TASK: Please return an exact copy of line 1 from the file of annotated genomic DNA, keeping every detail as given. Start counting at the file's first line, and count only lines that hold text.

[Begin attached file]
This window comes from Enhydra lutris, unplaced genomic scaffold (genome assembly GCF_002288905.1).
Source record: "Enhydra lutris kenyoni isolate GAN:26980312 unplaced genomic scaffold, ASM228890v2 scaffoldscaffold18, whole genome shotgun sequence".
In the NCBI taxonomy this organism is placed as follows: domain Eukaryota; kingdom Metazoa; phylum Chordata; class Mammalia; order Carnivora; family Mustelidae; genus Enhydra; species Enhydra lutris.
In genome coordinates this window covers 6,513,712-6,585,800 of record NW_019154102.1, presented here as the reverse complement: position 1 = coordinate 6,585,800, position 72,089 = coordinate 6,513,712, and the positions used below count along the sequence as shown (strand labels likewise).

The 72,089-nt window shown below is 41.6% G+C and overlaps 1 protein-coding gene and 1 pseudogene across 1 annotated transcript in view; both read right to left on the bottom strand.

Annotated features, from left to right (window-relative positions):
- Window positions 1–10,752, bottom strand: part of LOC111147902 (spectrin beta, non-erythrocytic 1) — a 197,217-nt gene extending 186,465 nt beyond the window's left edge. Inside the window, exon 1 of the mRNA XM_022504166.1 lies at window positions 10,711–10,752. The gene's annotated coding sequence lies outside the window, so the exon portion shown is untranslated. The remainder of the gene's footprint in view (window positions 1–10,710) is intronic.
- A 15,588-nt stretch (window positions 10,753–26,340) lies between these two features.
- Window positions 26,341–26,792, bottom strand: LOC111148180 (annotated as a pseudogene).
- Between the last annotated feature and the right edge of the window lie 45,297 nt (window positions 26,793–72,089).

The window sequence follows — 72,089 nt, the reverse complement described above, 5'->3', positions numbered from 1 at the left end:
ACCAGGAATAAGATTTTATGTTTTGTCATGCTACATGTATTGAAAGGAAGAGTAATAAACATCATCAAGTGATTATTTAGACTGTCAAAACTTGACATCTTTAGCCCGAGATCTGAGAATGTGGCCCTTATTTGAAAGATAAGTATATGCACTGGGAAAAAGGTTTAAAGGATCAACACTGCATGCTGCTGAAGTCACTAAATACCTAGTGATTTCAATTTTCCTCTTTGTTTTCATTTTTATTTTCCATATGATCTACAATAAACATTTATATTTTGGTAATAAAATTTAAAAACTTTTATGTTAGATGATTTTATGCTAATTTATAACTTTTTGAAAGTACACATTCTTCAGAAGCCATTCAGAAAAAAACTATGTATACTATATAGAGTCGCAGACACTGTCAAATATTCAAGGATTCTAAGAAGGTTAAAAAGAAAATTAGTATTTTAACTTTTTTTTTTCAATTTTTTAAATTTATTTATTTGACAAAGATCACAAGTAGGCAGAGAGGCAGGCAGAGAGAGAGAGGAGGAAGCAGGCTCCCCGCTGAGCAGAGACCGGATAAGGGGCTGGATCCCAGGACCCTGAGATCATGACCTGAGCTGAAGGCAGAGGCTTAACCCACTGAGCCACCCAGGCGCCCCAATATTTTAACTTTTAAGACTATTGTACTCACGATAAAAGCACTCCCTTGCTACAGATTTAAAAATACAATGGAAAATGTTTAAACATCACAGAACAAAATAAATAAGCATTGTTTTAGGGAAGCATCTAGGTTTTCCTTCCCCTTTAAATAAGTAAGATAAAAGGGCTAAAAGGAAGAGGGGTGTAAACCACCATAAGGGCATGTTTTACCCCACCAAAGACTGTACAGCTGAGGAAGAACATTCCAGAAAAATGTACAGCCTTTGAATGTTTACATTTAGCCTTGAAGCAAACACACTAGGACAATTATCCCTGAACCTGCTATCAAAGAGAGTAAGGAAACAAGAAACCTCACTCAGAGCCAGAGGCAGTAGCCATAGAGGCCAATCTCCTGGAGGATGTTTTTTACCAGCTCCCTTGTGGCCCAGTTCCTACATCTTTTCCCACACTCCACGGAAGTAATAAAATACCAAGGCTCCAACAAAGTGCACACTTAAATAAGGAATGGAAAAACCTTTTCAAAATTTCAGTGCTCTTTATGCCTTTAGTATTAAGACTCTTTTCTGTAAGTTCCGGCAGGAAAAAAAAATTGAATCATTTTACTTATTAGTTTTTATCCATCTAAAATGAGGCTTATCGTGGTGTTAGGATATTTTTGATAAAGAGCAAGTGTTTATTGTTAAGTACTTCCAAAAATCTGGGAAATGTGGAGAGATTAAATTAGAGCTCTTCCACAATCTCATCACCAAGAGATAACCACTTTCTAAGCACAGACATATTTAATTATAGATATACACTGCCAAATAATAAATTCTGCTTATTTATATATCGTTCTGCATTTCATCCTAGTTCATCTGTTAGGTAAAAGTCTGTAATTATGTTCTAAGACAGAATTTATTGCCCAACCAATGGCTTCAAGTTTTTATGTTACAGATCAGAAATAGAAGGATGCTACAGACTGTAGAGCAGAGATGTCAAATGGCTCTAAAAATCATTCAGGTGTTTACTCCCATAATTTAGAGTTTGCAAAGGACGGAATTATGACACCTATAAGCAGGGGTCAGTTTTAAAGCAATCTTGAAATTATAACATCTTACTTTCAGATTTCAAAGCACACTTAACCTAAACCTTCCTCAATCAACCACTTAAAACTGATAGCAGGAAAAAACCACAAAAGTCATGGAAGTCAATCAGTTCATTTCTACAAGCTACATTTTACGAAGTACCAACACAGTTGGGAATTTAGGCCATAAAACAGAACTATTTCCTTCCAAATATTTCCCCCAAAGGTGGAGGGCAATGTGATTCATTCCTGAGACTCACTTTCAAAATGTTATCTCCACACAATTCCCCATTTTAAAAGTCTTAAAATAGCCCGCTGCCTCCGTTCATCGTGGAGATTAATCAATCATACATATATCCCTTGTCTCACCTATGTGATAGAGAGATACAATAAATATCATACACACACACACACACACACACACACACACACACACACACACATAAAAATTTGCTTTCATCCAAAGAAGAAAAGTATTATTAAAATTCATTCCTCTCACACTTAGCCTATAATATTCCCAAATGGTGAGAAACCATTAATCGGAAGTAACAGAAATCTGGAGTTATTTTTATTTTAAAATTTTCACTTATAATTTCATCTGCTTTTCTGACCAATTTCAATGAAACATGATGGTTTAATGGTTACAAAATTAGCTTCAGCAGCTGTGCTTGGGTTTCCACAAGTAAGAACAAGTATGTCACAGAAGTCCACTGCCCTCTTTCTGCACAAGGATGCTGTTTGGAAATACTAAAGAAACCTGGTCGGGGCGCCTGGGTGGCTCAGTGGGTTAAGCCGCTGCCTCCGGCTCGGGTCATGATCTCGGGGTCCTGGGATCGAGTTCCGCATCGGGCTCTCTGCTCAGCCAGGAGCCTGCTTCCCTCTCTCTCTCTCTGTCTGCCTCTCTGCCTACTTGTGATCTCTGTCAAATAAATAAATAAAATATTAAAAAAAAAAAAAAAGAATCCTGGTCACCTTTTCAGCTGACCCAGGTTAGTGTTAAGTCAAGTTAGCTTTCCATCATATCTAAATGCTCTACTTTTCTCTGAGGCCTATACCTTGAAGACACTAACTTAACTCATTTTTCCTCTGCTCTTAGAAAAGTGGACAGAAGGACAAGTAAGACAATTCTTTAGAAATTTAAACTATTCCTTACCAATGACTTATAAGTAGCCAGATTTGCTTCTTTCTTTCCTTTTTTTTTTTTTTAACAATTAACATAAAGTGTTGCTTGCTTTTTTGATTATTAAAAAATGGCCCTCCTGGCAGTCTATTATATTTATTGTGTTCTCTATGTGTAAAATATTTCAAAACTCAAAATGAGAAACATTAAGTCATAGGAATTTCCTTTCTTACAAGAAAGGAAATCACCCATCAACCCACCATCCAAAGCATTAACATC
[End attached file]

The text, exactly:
This window comes from Enhydra lutris, unplaced genomic scaffold (genome assembly GCF_002288905.1).